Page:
If we jump to article four, both parties have committed to the process of recovering the remains of UN forces prisoners of war and soldiers missing-in-action from the Korean War, along with the immediate repatriation of the remains of those already identified.
In a similar way to the family reunion program articulated in the inter-Korean Panmunjom Agreement, the repatriation of POW/MIA remains is a relatively easy confidence-building measure on which to base a longer-term pathway of more substantive measures. It is also of great importance as a mark of respect to the families of those military personnel who can find closure with the return of their deceased loved ones.
The second article refers to joint efforts “to build a lasting and stable peace regime on the Korean Peninsula.” As I’ve argued previously, a settlement to formally conclude the Korean War could be potential common interest around which to develop an engagement pathway.
Prior to the summit, Trump hinted that the “signing of a document” to close hostilities was a possibility. The closest the joint statement comes to this is a passage in the second paragraph, which reads:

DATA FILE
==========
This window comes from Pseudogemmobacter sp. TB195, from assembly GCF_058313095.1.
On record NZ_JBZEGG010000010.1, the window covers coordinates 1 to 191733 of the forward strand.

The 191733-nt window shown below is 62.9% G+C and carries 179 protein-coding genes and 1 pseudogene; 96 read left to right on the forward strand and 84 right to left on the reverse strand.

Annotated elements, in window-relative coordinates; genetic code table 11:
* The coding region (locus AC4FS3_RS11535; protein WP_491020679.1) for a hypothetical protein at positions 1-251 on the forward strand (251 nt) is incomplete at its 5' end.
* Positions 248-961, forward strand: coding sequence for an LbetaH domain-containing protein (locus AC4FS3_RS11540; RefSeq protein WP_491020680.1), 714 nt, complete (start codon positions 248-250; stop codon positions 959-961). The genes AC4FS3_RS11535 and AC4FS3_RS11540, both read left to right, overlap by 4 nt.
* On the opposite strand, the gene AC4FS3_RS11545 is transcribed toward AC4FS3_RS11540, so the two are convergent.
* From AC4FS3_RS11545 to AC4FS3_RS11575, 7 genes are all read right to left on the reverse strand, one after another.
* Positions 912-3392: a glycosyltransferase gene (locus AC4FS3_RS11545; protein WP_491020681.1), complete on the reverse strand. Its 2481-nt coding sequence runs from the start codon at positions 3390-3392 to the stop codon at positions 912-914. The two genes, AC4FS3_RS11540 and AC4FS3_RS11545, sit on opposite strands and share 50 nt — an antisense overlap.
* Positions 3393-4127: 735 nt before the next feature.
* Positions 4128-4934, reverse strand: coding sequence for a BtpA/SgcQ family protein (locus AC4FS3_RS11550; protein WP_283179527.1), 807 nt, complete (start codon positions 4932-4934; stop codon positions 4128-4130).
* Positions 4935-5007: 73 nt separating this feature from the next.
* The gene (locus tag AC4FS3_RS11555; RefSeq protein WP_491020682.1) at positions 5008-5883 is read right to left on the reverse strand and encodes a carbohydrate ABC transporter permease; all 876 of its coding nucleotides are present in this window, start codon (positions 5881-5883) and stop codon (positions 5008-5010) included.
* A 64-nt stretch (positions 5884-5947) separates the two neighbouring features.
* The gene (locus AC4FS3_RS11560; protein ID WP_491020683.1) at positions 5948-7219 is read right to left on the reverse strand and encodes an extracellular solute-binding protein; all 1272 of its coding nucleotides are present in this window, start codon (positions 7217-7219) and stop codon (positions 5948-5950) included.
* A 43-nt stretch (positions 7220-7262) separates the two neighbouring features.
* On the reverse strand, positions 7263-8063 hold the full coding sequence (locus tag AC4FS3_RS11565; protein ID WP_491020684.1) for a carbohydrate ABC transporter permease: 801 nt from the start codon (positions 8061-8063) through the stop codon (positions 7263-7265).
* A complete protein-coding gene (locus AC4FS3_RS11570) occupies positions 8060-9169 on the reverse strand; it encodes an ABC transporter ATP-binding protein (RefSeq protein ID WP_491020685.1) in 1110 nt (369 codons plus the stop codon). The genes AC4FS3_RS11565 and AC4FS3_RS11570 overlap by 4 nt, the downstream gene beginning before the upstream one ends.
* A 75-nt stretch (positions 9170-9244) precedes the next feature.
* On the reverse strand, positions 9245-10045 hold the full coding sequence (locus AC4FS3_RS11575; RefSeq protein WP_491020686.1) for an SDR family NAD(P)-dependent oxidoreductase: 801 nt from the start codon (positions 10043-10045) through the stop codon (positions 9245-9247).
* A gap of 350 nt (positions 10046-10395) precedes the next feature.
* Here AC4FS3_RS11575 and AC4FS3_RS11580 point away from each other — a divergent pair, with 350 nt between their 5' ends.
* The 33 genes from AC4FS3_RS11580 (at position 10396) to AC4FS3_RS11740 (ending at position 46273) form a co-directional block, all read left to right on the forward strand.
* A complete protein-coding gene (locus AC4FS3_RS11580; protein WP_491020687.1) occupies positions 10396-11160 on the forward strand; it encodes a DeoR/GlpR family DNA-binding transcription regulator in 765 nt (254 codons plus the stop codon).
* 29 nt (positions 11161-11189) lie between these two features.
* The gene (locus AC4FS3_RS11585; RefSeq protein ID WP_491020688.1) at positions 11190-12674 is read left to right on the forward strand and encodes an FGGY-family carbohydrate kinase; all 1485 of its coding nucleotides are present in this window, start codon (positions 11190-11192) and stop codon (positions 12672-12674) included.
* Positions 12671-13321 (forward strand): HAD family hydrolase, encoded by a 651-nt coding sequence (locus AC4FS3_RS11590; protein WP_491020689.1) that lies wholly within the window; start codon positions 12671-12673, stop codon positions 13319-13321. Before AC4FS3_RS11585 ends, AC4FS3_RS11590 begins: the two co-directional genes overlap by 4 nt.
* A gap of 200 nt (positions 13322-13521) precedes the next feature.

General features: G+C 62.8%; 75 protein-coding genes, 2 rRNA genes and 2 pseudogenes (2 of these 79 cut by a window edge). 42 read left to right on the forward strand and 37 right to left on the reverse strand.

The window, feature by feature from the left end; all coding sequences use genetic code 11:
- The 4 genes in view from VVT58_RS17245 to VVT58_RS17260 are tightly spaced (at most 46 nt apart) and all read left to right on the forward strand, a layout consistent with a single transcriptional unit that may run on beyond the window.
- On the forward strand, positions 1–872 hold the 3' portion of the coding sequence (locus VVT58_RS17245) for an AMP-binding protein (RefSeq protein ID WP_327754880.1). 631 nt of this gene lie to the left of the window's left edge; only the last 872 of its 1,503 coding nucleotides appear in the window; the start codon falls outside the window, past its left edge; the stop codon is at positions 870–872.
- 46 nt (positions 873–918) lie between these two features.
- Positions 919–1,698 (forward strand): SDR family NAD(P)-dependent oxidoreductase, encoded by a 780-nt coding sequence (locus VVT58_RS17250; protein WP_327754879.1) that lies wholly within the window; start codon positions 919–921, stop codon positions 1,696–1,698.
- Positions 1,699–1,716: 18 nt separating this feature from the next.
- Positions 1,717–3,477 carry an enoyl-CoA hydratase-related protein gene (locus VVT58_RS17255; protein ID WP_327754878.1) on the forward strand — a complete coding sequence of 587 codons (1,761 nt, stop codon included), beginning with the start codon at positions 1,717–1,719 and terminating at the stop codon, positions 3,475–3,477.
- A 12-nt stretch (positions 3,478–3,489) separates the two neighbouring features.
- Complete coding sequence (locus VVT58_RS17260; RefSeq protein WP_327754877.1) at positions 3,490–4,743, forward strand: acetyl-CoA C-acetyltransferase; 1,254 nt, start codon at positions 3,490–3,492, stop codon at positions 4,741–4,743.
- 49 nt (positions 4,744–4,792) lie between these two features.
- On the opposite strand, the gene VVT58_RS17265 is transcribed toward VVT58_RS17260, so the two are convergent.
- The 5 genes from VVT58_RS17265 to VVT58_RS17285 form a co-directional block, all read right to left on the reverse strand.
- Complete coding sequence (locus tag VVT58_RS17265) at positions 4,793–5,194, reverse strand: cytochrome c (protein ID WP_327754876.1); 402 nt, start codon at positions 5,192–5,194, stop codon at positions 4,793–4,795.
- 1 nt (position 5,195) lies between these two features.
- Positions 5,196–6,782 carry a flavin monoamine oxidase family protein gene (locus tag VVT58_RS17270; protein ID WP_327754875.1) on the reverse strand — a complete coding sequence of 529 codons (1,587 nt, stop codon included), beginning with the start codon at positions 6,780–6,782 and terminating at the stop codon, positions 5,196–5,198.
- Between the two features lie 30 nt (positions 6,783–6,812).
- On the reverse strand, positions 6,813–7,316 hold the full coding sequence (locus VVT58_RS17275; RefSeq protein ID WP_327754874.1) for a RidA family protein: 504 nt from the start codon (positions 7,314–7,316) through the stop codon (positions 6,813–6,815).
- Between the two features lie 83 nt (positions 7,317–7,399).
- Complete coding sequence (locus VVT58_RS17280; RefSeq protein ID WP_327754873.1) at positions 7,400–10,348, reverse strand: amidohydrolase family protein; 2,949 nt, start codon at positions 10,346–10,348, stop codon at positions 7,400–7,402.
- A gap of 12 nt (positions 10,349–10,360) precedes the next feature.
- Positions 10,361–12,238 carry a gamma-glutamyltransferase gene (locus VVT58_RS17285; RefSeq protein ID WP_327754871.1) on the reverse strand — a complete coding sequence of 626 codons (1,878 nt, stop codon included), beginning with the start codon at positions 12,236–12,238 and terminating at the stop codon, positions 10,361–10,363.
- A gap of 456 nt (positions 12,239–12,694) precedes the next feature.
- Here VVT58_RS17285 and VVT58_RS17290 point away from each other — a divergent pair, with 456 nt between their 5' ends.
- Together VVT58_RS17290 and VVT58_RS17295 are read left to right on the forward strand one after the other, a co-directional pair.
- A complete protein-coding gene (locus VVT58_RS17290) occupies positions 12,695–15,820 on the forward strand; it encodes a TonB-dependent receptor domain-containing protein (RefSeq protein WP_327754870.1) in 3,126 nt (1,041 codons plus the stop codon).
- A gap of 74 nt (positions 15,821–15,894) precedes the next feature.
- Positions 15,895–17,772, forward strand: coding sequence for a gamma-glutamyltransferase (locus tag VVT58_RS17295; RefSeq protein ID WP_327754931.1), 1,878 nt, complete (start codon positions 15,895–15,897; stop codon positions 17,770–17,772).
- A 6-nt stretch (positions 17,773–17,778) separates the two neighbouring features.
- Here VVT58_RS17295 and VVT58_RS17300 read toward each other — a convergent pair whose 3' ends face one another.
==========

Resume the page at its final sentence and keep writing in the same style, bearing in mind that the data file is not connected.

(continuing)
President Trump committed to provide security guarantees to the DPRK.
It is not immediately clear from the text what these security guarantees might be, but it certainly falls short of any kind of non-aggression pact or peace treaty. Such an outcome was always unlikely at this summit and would be the product of a longer negotiating process should it come to pass.
The end of ‘complete, verifiable, irreversible denuclearisation’?
The joint statement gets interesting in article three, in which “the DPRK commits to work toward the complete denuclearisation of the Korean Peninsula.”
The wording around “complete denuclearisation of the Korean Peninsula” reflects the North Korean interpretation of the concept, which has been well-documented in the lead-up to the summit.
Tellingly, there is no mention of “complete, verifiable, irreversible denuclearisation” (CVID) in the statement text, which is a clear departure from long-standing US policy.